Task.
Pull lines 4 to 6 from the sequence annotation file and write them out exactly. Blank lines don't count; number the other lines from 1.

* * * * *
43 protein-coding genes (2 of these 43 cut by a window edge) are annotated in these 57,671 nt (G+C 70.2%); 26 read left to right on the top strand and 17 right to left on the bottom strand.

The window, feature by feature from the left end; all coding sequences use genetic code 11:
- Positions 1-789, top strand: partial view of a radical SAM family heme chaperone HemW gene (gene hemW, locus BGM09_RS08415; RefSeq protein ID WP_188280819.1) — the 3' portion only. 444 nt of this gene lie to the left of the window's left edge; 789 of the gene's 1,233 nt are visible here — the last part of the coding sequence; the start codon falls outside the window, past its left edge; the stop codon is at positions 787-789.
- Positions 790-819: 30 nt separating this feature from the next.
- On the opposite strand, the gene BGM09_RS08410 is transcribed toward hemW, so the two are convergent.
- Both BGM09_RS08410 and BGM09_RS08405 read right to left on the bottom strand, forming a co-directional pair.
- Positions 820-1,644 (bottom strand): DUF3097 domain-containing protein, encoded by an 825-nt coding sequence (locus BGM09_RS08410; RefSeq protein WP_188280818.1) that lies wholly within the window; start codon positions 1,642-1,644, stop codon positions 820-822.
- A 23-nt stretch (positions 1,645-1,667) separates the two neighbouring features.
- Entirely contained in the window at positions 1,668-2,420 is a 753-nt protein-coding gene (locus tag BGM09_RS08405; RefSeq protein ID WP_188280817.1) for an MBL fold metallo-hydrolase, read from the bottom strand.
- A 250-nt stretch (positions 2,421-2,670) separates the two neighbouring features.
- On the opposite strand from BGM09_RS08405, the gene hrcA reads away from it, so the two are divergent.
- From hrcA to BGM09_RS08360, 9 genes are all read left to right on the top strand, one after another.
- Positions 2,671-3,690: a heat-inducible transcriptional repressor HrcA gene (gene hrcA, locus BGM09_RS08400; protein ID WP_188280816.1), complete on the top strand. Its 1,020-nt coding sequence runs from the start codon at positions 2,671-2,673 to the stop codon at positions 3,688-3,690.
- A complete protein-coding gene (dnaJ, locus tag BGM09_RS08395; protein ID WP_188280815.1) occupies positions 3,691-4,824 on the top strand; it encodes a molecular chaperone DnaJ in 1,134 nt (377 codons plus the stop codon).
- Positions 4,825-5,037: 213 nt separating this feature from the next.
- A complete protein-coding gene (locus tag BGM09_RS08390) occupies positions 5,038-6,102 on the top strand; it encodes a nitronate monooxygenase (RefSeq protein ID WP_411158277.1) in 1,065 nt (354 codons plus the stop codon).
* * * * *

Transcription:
- Positions 790-819: 30 nt separating this feature from the next.
- On the opposite strand, the gene BGM09_RS08410 is transcribed toward hemW, so the two are convergent.
- Both BGM09_RS08410 and BGM09_RS08405 read right to left on the bottom strand, forming a co-directional pair.